Directed Migration of Pulmonary Neuroendocrine Cells toward Airway Branches Organizes the Stereotypic Location of Neuroepithelial Bodies

Cell Rep. 2015 Dec 29;13(12):2679-86. doi: 10.1016/j.celrep.2015.11.058. Epub 2015 Dec 17.


The airway epithelium consists of diverse cell types, including neuroendocrine (NE) cells. These cells are thought to function as chemoreceptors and as a component of the stem cell niche as well as the cells of origin in small-cell lung cancer. NE cells often localize at bifurcation points of airway tubes, forming small clusters called neuroepithelial bodies (NEBs). To investigate NEB development, we established methods for 3D mapping and ex vivo 4D imaging of developing lungs. We found that NEBs localize at stereotypic positions in the bifurcation area irrespective of variations in size. Notch-Hes1 signaling contributes to the differentiation of solitary NE cells, regulating their number but not localization. Live imaging revealed that individual NE cells migrate distally to and cluster at bifurcation points, driving NEB formation. We propose that NEB development is a multistep process involving differentiation of individual NE cells and their directional migration to organize NEBs.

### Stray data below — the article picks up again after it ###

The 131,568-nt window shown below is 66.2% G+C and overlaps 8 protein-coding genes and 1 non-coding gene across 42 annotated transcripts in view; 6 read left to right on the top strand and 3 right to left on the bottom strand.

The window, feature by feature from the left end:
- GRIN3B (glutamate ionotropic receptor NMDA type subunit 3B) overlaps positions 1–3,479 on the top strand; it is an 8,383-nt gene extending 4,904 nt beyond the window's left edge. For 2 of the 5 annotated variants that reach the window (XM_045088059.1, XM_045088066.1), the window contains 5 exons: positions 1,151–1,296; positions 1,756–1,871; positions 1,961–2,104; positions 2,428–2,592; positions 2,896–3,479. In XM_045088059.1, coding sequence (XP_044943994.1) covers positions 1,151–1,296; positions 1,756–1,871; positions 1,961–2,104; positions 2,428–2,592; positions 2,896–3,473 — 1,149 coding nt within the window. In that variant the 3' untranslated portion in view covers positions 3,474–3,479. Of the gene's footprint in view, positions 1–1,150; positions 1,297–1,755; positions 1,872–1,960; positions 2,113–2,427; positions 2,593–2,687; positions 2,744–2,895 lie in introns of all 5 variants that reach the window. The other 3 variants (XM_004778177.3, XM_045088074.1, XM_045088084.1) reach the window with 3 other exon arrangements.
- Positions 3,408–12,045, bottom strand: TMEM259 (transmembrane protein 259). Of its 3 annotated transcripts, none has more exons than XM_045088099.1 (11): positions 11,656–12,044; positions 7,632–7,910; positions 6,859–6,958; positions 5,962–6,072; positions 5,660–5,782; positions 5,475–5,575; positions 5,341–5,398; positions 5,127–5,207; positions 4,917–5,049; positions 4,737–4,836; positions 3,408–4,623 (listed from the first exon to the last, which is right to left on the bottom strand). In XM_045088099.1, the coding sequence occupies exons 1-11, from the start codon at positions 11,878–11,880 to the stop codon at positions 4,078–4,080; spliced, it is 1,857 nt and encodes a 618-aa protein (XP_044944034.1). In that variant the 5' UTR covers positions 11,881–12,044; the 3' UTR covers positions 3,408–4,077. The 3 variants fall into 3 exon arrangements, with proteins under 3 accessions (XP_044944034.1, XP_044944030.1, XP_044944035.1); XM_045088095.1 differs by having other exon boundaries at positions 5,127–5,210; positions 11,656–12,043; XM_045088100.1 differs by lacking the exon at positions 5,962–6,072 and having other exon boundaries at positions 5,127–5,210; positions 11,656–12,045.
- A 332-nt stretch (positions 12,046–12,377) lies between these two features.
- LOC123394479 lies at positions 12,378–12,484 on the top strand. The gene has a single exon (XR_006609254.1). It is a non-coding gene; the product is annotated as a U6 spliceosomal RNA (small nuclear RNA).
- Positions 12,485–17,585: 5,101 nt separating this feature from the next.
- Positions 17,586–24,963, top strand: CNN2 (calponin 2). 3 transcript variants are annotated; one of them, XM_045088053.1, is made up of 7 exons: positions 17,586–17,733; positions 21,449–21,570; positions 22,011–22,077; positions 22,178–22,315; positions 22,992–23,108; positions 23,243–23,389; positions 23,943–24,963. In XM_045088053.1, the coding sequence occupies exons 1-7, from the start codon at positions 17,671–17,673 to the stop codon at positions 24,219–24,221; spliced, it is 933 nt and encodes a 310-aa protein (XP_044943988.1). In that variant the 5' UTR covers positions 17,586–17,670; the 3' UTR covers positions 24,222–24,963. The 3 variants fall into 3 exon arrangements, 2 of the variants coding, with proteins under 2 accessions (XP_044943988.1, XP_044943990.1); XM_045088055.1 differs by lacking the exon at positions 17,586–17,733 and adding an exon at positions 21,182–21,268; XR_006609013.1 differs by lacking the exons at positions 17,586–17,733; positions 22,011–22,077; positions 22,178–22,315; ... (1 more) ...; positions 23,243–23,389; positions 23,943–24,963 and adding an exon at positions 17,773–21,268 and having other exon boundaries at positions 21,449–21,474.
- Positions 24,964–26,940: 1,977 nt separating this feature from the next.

Publication types

  • Research Support, Non-U.S. Gov't

MeSH terms

  • Animals
  • Cell Movement / physiology*
  • Immunohistochemistry
  • Lung / cytology*
  • Lung / metabolism
  • Mice
  • Neuroendocrine Cells / cytology*
  • Neuroendocrine Cells / metabolism*
  • Neuroepithelial Bodies / cytology*
  • Neuroepithelial Bodies / metabolism